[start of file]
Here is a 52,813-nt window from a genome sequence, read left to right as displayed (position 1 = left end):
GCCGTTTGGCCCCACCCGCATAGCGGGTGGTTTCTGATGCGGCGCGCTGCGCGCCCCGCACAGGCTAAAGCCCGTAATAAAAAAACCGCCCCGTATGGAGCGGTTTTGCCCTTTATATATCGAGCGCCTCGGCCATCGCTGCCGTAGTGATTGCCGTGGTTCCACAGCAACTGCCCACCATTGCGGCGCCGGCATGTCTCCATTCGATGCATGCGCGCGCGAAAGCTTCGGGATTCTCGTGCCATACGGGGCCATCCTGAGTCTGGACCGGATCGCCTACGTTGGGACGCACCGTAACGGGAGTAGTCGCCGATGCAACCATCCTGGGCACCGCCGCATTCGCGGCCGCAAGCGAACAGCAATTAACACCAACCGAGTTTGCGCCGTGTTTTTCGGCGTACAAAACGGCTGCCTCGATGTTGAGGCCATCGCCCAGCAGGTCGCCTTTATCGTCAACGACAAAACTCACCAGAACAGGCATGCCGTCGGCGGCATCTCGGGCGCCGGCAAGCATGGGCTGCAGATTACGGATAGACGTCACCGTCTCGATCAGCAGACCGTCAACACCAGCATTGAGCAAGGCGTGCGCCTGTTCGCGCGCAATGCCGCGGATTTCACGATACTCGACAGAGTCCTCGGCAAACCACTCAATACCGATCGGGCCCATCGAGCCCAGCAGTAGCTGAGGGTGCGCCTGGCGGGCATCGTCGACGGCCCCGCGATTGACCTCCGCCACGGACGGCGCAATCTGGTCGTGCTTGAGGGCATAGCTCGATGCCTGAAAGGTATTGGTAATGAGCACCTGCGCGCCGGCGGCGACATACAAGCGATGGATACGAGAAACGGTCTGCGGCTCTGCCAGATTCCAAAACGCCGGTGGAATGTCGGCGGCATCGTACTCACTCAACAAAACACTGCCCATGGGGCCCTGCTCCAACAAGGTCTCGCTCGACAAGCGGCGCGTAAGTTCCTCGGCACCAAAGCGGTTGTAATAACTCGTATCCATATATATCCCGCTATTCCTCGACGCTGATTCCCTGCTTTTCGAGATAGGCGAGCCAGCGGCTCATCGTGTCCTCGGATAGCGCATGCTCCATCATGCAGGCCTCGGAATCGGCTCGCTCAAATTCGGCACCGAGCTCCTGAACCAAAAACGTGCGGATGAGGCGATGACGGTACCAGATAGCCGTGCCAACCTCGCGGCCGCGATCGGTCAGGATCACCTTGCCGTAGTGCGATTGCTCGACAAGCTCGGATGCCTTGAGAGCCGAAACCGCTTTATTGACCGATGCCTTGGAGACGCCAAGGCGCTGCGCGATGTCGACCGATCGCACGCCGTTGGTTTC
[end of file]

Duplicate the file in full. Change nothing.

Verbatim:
Here is a 52,813-nt window from a genome sequence, read left to right as displayed (position 1 = left end):
GCCGTTTGGCCCCACCCGCATAGCGGGTGGTTTCTGATGCGGCGCGCTGCGCGCCCCGCACAGGCTAAAGCCCGTAATAAAAAAACCGCCCCGTATGGAGCGGTTTTGCCCTTTATATATCGAGCGCCTCGGCCATCGCTGCCGTAGTGATTGCCGTGGTTCCACAGCAACTGCCCACCATTGCGGCGCCGGCATGTCTCCATTCGATGCATGCGCGCGCGAAAGCTTCGGGATTCTCGTGCCATACGGGGCCATCCTGAGTCTGGACCGGATCGCCTACGTTGGGACGCACCGTAACGGGAGTAGTCGCCGATGCAACCATCCTGGGCACCGCCGCATTCGCGGCCGCAAGCGAACAGCAATTAACACCAACCGAGTTTGCGCCGTGTTTTTCGGCGTACAAAACGGCTGCCTCGATGTTGAGGCCATCGCCCAGCAGGTCGCCTTTATCGTCAACGACAAAACTCACCAGAACAGGCATGCCGTCGGCGGCATCTCGGGCGCCGGCAAGCATGGGCTGCAGATTACGGATAGACGTCACCGTCTCGATCAGCAGACCGTCAACACCAGCATTGAGCAAGGCGTGCGCCTGTTCGCGCGCAATGCCGCGGATTTCACGATACTCGACAGAGTCCTCGGCAAACCACTCAATACCGATCGGGCCCATCGAGCCCAGCAGTAGCTGAGGGTGCGCCTGGCGGGCATCGTCGACGGCCCCGCGATTGACCTCCGCCACGGACGGCGCAATCTGGTCGTGCTTGAGGGCATAGCTCGATGCCTGAAAGGTATTGGTAATGAGCACCTGCGCGCCGGCGGCGACATACAAGCGATGGATACGAGAAACGGTCTGCGGCTCTGCCAGATTCCAAAACGCCGGTGGAATGTCGGCGGCATCGTACTCACTCAACAAAACACTGCCCATGGGGCCCTGCTCCAACAAGGTCTCGCTCGACAAGCGGCGCGTAAGTTCCTCGGCACCAAAGCGGTTGTAATAACTCGTATCCATATATATCCCGCTATTCCTCGACGCTGATTCCCTGCTTTTCGAGATAGGCGAGCCAGCGGCTCATCGTGTCCTCGGATAGCGCATGCTCCATCATGCAGGCCTCGGAATCGGCTCGCTCAAATTCGGCACCGAGCTCCTGAACCAAAAACGTGCGGATGAGGCGATGACGGTACCAGATAGCCGTGCCAACCTCGCGGCCGCGATCGGTCAGGATCACCTTGCCGTAGTGCGATTGCTCGACAAGCTCGGATGCCTTGAGAGCCGAAACCGCTTTATTGACCGATGCCTTGGAGACGCCAAGGCGCTGCGCGATGTCGACCGATCGCACGCCGTTGGTTTC